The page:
The decree having not been satisfied, the plaintiff filed an Execution Petition on 24.10.1994 impleading the defendant as judgment debtor No.1, the Corporation as judgment debtor No.2 and the State Government of Orissa as judgment debtor No.3. In other words, the plaintiff, the decree holder, sought to execute the decree not only against the defendant-judgment debtor, but also against the statutory transferees. The Corporation filed an objection objecting to the executability of the decree as against it. The Government of Orissa also filed an objection objecting to the executability of the decree as against it. Both took the stand that not being parties to the decree, they were not bound by it. Thus, the question arose in execution whether the decree obtained by the plaintiff against the defendant was capable of being enforced against the Corporation and the State of Orissa. The Executing Court held that the decree was executable as against the Corporation and the State of Orissa since they were successors-in-interest of the judgment debtor and hence bound by the decree. Their objection was thus overruled. The Corporation and the Government of Orissa challenged the order of the Executing Court before the High Court of Orissa in Revisions under Section 115 of the Code of Civil Procedure. The High Court of Orissa after considering the relevant aspects and relying on the decision of this Court in State of Orissa vs. Klockner & Co. [1996 (8) SCC 377], held that the Executing Court was right, since the Corporation and the State Government were only successors-in-interest of the defendant-judgment debtor and it was not open to them to challenge the decree as a nullity or as one unenforceable against them. Thus the revisions were dismissed.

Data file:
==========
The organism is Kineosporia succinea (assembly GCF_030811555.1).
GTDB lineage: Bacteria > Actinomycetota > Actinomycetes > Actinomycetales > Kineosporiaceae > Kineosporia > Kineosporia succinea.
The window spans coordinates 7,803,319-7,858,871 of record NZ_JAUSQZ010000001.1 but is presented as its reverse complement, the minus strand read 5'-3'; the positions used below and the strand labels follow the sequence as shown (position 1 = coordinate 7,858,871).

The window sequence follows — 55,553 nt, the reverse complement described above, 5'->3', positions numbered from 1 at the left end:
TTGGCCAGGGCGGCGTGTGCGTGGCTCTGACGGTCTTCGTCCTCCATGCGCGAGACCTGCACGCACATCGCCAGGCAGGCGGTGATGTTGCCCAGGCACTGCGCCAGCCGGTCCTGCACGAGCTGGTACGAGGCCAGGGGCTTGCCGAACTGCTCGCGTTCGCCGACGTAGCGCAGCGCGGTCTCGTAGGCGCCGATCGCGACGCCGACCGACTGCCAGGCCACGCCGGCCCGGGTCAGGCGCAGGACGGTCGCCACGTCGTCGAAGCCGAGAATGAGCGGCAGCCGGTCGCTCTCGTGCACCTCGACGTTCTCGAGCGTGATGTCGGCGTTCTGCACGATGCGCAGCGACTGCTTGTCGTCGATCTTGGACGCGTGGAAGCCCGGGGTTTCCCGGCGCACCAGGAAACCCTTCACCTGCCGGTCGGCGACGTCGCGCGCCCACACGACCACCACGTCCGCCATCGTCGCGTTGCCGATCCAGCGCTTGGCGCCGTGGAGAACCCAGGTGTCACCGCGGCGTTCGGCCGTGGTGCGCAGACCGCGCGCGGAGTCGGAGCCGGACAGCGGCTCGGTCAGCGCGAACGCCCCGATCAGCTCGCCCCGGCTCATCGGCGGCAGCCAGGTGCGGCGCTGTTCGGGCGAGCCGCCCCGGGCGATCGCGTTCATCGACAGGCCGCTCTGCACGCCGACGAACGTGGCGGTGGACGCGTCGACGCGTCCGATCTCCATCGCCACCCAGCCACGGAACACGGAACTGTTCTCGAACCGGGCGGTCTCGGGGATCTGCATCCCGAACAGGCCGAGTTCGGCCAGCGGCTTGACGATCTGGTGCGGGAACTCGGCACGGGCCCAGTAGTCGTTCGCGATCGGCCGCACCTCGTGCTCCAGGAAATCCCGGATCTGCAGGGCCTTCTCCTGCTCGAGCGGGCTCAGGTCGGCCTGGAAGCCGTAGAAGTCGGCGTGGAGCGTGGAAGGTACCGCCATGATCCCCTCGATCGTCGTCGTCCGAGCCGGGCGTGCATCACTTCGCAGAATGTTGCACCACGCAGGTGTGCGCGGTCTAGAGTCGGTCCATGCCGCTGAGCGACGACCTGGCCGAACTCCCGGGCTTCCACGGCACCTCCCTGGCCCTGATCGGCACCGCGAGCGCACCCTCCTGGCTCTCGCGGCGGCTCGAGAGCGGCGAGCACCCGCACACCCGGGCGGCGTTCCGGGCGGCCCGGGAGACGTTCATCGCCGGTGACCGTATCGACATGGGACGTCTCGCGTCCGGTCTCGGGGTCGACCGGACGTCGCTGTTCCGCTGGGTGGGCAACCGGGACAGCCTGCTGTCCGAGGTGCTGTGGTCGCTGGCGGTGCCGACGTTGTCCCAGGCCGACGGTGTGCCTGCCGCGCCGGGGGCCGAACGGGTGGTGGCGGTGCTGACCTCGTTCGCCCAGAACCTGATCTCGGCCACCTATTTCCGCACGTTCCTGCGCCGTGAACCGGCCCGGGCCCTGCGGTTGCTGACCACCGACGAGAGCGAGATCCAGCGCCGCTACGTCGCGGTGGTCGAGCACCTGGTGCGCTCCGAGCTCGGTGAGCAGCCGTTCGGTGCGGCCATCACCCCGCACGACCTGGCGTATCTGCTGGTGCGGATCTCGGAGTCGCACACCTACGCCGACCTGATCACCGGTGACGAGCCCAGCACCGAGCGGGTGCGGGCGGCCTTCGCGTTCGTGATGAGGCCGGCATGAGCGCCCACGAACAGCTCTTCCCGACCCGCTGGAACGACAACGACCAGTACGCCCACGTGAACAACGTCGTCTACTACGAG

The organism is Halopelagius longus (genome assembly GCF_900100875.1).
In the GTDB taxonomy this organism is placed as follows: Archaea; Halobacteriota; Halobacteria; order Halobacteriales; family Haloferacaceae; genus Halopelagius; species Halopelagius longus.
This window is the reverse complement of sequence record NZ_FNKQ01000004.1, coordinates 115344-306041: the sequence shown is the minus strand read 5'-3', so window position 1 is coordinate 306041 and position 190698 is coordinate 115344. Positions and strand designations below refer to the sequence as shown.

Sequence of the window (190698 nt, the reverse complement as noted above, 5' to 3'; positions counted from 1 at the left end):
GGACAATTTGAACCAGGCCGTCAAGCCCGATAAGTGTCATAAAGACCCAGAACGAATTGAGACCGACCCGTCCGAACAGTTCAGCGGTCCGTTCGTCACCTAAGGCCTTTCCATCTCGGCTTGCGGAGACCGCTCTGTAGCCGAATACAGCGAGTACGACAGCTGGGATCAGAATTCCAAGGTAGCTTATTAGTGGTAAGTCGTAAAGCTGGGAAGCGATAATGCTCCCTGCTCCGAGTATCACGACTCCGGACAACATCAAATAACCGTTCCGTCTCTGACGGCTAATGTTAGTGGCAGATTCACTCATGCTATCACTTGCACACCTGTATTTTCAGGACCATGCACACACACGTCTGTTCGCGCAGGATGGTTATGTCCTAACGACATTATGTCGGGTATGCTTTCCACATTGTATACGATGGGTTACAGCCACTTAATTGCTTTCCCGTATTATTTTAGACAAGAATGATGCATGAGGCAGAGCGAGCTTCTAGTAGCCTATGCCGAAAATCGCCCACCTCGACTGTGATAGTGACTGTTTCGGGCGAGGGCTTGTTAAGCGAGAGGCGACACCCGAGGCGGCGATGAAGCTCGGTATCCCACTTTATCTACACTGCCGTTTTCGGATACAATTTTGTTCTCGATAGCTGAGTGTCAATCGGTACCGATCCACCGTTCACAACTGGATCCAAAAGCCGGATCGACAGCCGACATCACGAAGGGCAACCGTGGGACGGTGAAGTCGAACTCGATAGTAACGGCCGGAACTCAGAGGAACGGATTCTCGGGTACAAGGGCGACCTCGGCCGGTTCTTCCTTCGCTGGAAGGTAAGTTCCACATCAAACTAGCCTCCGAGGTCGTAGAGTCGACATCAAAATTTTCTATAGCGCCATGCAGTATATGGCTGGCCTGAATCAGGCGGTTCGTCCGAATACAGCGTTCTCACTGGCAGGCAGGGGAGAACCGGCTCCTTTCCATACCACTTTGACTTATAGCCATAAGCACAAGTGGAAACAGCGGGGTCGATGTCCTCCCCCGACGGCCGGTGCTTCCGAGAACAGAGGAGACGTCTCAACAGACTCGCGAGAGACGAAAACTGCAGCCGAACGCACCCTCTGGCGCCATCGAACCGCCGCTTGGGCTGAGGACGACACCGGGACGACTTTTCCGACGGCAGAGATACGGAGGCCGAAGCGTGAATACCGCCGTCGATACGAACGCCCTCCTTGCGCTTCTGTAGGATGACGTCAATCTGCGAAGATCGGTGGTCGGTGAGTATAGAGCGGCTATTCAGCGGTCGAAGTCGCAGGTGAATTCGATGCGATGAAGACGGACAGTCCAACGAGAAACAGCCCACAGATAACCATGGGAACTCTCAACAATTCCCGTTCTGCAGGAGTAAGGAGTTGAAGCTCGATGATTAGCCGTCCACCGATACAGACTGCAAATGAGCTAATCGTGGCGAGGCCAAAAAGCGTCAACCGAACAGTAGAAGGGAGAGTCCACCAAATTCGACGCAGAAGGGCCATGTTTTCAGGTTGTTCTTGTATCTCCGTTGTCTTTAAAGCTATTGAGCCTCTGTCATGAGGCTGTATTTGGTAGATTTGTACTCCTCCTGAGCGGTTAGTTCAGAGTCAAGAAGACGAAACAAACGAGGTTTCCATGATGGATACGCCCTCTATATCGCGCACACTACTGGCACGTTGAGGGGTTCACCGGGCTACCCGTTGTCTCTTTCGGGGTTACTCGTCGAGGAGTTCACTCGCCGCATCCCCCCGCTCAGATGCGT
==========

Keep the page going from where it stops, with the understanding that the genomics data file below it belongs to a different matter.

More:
The dismissal of its revision, Civil Revision No. 117 of 1998, is challenged in this appeal by the Government of Orissa.
This appeal was heard by two learned Judges of this Court. One learned Judge came to the conclusion that the decree could not be enforced against the appellant and the appellant was entitled in execution to successfully raise the objection of non-executability of the decree as against it. The other learned Judge took the view that the decree was enforceable against the Corporation and also the Government of Orissa, though they were not impleaded in the suit, since they were successors-in-interest of the judgment debtor. It is seen that the essential difference in approach between the two learned Judges was as to whether it was for the plaintiff to have taken steps to bring on record the Corporation and the State of Orissa as parties to the suit before proceeding with it and obtaining a decree, or whether it was for the successors-in-interest of the defendant, if they wanted it, to seek to come on record by themselves so as to defend that suit. Anyway, the two learned Judges thus differed. In view of this, their Lordships referred the appeal to a larger bench for decision by order dated 30.04.2004. That is how, this appeal has come up before a bench of three Judges.